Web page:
I was an Economics student. Or at least I pretended to be one whenever an exam loomed on the horizon. In the end, I managed to graduate and was awarded a BA which irked me. Why not a BSC? In my mind, Economics was a precise science and deserved to be recognised as such.
That was wrong. It is now very clear that Economics is indeed an art and not a science. Anybody who believes differently should refer themselves back to the events of 2008. It is also clear we are not rational economic agents, we are in fact irrational (but predictable) consumers. All very irritating to the liberal economists amongst us.
It was this wrong-headed approach to understanding the world that I applied to my dissertation; a close (and very critical) look at the Cuban Economy. With the recent passing of Fidel, I was reminded of the many hours I had sunk into this completely forgettable work and the analytical errors I made.
My younger self thought it very clear that Comrade Fidel had made some catastrophic assumptions in his economic plans (I was right) and that as a result, the economy would be a wreck (I was wrong). Far from being a wreck, Cuban GDP growth has been consistently above that of its neighbours. That’s especially impressive when you consider the punitive US trade embargo. Alternative measures of economic development (e.g., social welfare) are spectacular; Cuba has the same life expectancy as the US. In other words, my models were quite significantly wrong about the future.
All very interesting (or not depending on your interest in the Cuban economy), but what has this got to do with modelling the future? Well, my early mishaps in economic forecasting are a rather good example of the strengths and weaknesses of analytical modelling in general.
Perhaps I might have had a better luck if I had applied three simple rules that we recommend for all People Analytics projects. I might have also had a better mark for my dissertation:
Anyone who is 100% confident about the predictive power of their model is naïvely foolish. Nobody can be perfectly accurate in their views of the future. Should that person exist, they would be impossibly rich having applied their incredible foresight to the equity markets. In other words, we would know about them. Even Warren Buffet gets it wrong from time to time.
Whenever we build predictive models, we must be very clear about our confidence levels. We should quantify false discovery and make that clear to any reader. Being transparent creates confidence in analysis, a prerequisite to support informed decision making. This is especially essential for HR and critical for building the credibility of all People Analysis.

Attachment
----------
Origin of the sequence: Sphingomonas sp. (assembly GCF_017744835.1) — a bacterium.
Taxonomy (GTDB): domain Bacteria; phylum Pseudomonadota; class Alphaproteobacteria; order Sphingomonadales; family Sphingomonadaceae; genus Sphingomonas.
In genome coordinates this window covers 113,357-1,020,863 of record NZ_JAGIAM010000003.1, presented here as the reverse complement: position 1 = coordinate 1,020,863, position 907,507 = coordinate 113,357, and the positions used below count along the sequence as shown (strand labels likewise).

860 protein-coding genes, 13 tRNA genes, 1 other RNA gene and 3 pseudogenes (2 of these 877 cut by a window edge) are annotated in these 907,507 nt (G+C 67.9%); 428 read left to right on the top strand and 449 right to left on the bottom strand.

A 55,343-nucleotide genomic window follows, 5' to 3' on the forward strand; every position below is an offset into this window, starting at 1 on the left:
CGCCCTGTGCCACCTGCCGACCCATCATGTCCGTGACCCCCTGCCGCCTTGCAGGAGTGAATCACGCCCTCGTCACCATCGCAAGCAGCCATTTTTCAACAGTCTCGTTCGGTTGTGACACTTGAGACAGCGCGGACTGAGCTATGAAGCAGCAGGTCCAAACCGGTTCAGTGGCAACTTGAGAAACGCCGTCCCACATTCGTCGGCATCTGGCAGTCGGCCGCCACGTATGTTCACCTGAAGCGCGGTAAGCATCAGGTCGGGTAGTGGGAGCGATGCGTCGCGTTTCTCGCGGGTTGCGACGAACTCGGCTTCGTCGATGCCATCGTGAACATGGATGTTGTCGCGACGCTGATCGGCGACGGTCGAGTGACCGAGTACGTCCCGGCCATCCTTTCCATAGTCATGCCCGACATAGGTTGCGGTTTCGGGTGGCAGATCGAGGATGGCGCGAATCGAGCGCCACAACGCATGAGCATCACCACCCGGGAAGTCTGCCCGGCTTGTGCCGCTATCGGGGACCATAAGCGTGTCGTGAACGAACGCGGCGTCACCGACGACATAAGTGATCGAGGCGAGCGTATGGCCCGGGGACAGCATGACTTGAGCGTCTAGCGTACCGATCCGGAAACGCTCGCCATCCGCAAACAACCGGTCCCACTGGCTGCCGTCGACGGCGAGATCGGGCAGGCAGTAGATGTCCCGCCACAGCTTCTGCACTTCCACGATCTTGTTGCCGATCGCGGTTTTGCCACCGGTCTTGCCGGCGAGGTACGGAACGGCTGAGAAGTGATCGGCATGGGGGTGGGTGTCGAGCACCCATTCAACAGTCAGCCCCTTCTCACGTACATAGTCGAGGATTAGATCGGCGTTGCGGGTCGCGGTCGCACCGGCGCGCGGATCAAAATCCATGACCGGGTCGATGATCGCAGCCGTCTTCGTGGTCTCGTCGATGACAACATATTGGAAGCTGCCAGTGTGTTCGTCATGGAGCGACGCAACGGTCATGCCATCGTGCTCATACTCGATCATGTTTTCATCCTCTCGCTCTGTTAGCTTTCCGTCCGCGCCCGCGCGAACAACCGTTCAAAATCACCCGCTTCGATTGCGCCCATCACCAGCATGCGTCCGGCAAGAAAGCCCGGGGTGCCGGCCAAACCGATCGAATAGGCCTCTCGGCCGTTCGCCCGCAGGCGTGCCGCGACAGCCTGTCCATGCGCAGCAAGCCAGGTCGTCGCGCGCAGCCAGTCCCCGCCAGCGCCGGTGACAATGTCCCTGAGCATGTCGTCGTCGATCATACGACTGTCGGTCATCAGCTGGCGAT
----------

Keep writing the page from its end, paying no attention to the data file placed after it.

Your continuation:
The certainty with which I presented the conclusions of my dissertation makes for embarrassing and uncomfortable reading today. Especially given that most of my predictions were eventually proved wrong.
Building a model requires data. That means working with what is available and often making do. Unless of course you can design an experiment that creates new data. In the case of most People Analysts, we often feel limited to the data that sits within the HR systems.
Undoubtedly HR system data is a good starting point. But what other sources of employee information are available? Do other functions (i.e., outside of HR) have interesting data about shift patterns or other operational information about employees? About 80% of employee data is written, text data (e.g., comments in a performance review) – how can we analyse this? Can we use surveying to create new datasets? With some creativity, it is possible to dramatically expand the scope (and potentially the power) of any predictive analysis.
That said, data should be limited to what is pertinent. Just because you know the shoe size of your employees doesn’t mean you should analyse it; we don’t want to create spurious results. We believe in using ‘any and all’ relevant data without being limited by format or systems.
In my case, the Cuban government didn’t seem to be overly willing to collaborate with a British undergraduate. Consequently, my dataset was limited and so, therefore, was my analysis.
Many of the People Analysts I speak to are rightly proud of what they have been able to discover using the analytical toolkit of Excel, R and even SPSS. This is analysis that must have taken many hours to compile and requires a solid understanding of statistics. It is also analysis that can perhaps be done faster and better by an intelligent machine.
Fast, interactive forms of data discovery software are now available, including some software that is specialised to support People Analysts. Specialisation and the application of Machine Learning techniques enable users to rapidly test many complex hypotheses using very large datasets. Analysis that might have taken weeks can, thanks to better technology, can instead take hours.
Back in my undergraduate days, hypothesis testing was done the hard way. The lack of intelligent tech meant the range and speed of my enquiry was limited, making it much harder to produce interesting results in a short space of time – I had only one term to write my dissertation and did far too little work during the opening hours of the Student Union bar.
Modelling the future and predictive analysis is hard. It will continue to be hard but with the help of technology, we can dramatically increase the number and quality of statistical techniques available to many People Analysts. The consequent growth in capability of many People Insight teams makes me feel it is time for another prediction…
… in the very near future, all HR teams will create forecasts of their key people metrics. And some will even get their forecasts right. Until the victory, always.